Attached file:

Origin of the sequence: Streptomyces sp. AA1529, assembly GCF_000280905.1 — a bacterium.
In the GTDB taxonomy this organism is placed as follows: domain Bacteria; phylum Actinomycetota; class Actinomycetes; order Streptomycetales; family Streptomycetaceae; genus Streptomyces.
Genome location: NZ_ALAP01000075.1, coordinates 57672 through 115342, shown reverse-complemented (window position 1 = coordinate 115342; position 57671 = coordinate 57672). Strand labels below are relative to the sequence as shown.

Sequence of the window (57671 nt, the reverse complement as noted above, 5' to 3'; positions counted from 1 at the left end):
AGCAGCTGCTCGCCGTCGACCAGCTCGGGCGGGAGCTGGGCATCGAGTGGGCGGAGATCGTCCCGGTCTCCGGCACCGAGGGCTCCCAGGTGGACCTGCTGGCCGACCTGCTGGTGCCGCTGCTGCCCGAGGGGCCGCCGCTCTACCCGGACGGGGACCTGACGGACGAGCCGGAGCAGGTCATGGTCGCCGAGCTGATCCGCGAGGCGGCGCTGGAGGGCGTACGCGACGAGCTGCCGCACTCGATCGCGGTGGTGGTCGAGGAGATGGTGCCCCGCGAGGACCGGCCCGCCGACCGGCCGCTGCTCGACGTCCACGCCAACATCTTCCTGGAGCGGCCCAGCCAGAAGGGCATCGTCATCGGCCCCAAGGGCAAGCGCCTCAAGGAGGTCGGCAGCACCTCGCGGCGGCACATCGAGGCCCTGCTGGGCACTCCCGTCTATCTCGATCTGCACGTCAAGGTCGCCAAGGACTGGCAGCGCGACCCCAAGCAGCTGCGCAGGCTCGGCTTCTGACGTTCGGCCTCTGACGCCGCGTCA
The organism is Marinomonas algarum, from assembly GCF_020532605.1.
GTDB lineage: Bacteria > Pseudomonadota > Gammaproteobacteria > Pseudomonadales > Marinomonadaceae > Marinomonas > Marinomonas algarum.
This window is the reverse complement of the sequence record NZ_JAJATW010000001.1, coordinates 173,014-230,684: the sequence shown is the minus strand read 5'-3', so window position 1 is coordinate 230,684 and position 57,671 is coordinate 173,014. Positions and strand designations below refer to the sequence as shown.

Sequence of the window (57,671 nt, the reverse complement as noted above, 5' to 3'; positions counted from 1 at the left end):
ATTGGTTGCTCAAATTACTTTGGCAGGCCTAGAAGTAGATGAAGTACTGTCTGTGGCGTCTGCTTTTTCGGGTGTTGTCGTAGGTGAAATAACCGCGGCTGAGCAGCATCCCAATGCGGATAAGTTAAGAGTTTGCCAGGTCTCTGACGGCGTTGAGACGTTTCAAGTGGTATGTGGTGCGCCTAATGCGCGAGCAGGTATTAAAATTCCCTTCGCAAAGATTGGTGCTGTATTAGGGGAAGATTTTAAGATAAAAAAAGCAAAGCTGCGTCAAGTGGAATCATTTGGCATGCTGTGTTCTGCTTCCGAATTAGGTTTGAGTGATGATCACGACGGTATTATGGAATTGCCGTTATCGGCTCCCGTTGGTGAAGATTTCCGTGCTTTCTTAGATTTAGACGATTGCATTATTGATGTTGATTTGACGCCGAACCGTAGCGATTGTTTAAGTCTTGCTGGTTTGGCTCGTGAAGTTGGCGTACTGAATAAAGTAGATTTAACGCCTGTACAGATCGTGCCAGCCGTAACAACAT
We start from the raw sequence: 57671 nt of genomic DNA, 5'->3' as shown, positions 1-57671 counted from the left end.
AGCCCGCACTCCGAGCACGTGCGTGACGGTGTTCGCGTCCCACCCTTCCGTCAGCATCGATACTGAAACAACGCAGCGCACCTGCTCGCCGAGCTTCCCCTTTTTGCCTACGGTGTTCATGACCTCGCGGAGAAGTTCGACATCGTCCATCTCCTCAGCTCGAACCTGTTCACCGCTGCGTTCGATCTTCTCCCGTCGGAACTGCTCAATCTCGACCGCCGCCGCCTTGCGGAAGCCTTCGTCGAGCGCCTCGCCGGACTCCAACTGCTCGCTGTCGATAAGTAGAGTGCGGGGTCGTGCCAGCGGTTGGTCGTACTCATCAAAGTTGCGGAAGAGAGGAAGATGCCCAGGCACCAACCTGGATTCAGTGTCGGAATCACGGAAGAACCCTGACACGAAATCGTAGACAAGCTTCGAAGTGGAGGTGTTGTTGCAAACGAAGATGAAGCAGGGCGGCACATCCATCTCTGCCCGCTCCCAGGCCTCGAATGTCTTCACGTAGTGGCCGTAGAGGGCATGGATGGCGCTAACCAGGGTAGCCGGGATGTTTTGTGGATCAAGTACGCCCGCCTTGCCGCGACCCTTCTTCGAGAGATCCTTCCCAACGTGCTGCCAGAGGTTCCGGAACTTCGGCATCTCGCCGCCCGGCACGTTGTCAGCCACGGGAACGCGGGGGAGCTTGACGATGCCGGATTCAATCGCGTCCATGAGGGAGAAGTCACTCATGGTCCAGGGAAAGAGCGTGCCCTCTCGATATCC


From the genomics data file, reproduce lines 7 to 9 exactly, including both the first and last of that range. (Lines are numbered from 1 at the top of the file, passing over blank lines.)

GTDB lineage: Bacteria > Pseudomonadota > Gammaproteobacteria > Pseudomonadales > Marinomonadaceae > Marinomonas > Marinomonas algarum.
This window is the reverse complement of the sequence record NZ_JAJATW010000001.1, coordinates 173,014-230,684: the sequence shown is the minus strand read 5'-3', so window position 1 is coordinate 230,684 and position 57,671 is coordinate 173,014. Positions and strand designations below refer to the sequence as shown.

Sequence of the window (57,671 nt, the reverse complement as noted above, 5' to 3'; positions counted from 1 at the left end):